The following were dried in a 115° C. forced air oven prior to use: 250-ml Erlenmeyer flasks, 24-inch 12-gauge double-ended needle, assorted syringes, and needles. Moisture determination was done using a Mitsubishi Moisture Meter model CA-06.

Procedure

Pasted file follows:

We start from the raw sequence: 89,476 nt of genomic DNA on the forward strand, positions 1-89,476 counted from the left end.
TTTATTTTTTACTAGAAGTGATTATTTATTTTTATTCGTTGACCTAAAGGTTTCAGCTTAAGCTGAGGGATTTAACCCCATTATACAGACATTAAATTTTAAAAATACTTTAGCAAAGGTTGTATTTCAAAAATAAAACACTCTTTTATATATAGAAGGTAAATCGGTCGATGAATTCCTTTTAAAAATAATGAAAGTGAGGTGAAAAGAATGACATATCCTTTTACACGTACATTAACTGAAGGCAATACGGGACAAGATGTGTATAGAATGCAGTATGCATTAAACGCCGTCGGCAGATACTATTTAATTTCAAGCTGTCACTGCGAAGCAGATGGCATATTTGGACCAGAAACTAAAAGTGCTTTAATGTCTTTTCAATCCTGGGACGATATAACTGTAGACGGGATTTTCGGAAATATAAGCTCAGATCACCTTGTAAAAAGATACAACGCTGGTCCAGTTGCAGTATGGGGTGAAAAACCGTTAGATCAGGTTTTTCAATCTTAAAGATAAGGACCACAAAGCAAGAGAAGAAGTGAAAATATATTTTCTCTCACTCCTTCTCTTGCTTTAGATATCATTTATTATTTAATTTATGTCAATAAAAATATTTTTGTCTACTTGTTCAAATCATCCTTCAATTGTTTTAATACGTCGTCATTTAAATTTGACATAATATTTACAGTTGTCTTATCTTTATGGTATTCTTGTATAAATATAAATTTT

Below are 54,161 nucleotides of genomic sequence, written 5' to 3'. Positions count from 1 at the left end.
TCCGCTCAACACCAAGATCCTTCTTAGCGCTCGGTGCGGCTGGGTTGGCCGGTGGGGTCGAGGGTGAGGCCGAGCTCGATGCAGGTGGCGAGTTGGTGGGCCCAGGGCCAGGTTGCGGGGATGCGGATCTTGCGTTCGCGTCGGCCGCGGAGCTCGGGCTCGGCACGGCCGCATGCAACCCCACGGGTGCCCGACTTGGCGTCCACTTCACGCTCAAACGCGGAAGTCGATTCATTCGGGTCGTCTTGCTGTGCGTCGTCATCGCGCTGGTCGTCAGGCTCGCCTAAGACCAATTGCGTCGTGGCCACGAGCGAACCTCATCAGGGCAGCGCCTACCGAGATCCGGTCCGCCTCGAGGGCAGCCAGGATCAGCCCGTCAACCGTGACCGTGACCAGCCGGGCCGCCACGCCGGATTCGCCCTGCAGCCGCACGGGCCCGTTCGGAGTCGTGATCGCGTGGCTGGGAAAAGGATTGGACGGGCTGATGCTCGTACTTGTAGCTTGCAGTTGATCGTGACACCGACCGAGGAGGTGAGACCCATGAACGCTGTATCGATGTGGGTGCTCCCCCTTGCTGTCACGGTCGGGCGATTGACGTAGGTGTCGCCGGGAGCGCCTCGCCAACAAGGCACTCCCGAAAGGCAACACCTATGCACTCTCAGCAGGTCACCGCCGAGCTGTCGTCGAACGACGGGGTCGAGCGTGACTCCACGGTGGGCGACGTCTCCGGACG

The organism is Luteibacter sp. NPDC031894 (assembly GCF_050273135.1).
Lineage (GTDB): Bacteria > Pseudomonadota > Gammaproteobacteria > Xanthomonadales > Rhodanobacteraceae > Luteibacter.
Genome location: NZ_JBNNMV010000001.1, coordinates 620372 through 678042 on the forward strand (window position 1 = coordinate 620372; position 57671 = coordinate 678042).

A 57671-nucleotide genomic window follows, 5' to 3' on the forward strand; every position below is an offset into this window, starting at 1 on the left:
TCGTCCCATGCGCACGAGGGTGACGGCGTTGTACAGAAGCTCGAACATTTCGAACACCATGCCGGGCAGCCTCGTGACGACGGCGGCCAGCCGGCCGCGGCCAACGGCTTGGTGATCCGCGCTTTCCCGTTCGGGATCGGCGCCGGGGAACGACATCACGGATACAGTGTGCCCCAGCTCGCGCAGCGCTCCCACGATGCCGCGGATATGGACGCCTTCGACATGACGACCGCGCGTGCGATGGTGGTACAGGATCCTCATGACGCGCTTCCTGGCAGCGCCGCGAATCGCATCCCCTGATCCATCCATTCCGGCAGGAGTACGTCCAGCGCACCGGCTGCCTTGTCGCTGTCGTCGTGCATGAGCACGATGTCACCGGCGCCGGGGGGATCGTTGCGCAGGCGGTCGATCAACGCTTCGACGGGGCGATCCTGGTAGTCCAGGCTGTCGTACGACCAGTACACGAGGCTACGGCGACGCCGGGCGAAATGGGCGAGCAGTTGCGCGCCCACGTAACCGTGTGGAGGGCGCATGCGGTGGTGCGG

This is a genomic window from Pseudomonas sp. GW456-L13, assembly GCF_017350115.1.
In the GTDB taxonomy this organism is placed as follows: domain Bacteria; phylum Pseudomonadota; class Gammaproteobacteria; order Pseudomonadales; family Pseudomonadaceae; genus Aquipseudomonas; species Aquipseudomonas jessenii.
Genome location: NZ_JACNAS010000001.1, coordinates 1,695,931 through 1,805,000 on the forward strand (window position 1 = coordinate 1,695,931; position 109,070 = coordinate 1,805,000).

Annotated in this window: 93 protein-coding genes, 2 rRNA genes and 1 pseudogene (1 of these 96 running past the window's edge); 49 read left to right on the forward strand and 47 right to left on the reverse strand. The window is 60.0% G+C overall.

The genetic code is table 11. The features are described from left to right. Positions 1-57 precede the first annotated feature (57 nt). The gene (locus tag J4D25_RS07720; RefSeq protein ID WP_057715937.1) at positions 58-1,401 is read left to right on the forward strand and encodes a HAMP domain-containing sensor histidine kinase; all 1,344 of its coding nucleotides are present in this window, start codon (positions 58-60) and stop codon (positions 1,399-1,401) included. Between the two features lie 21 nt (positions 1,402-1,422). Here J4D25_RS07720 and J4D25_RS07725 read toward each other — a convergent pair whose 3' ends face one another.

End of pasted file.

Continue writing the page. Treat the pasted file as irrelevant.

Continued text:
The polyol was melted in 115° C. oven, charged to the 500-ml 3-neck round bottom flask and dried for a minimum of two hours at 110° C. under vacuum (3–5 mmHg). The MDI was charged to the 1-liter resin kettle, purged with nitrogen for 15–20 minutes, and slowly heated to 70° C. under nitrogen. The BDO was vacuum-dried for a minimum of 2 hours at 100° C. and allowed to cool to 25–30° C. under vacuum. The polyol was vacuum-dried to a moisture level less than 100 ppm, then at 110° C. it was transferred under pressure to the MDI at 70° C. via a 24-inch 12-gauge double-ended needle over the course of about 30 minutes. The reaction temperature was maintained below 85° C. Once all of the polyol has been added to the MDI, the reaction was held at 85° C. for 2 hours (including the time of addition of the polyol to the MDI). Samples of the resulting prepolymer were taken for determination of % NCO by dibutylamine back-titration (ASTM Method D2442-91). The prepolymer was degassed for 30 minutes using vacuum (3–5 mmHg) for 30 minutes and its temperature was brought to 70° C. The dried BDO was sampled for moisture to verify that its moisture level was about 100 ppm. The BDO at 25–30° C. was charged to the reaction vessel in one shot, and carefully stirred in, avoiding the introduction of excessive air bubbles into the mixture. Within 45 to 60 seconds the mixture went from cloudy to clear and at that time the homogeneous mixture was poured into 115° C. pre-heated molds that had been treated with mold release agent. The filled molds were placed in a forced-air oven at 115° C. for 17 hours. The cylindrical test samples used for compression set, rebound and hardness testing were de-molded after 1.5 hours and placed back in the oven. After 17 hours, the elastomer plaque mold used for the other test specimens was removed from the oven and allowed to cool to room temperature before de-molding. The cured elastomer samples were allowed to age for 30 days at room conditions before testing was performed. Tensile test specimens were further conditioned for a minimum of two days under controlled relative humidity conditions (50%) before testing.